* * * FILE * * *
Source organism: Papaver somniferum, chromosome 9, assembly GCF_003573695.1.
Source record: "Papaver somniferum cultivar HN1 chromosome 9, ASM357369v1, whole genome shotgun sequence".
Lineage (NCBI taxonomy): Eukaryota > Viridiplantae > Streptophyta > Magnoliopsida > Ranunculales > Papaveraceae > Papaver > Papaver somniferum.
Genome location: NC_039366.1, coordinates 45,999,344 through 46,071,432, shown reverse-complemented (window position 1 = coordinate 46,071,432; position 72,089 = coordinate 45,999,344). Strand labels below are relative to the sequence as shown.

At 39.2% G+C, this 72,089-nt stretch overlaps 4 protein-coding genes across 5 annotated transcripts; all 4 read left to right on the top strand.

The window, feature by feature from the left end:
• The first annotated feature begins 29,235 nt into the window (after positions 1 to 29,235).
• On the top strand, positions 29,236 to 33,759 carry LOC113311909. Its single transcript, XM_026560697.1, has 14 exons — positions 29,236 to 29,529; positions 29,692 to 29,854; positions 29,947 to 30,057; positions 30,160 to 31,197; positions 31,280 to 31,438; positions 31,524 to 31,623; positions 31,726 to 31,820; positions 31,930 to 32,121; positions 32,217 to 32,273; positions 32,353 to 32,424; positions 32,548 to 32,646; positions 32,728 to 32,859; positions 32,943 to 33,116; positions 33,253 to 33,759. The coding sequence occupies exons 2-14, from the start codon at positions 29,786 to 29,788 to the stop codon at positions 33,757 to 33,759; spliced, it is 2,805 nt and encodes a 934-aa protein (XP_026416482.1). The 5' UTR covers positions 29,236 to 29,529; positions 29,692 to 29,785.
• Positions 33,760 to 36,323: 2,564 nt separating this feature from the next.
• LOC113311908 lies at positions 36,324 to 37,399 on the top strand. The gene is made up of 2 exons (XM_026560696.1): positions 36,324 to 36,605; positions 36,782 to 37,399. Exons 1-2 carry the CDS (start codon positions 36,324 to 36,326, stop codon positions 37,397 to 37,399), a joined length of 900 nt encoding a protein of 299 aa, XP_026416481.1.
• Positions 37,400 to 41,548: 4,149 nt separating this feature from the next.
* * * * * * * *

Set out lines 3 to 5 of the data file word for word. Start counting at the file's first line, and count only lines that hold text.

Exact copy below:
Lineage (NCBI taxonomy): Eukaryota > Viridiplantae > Streptophyta > Magnoliopsida > Ranunculales > Papaveraceae > Papaver > Papaver somniferum.
Genome location: NC_039366.1, coordinates 45,999,344 through 46,071,432, shown reverse-complemented (window position 1 = coordinate 46,071,432; position 72,089 = coordinate 45,999,344). Strand labels below are relative to the sequence as shown.

At 39.2% G+C, this 72,089-nt stretch overlaps 4 protein-coding genes across 5 annotated transcripts; all 4 read left to right on the top strand.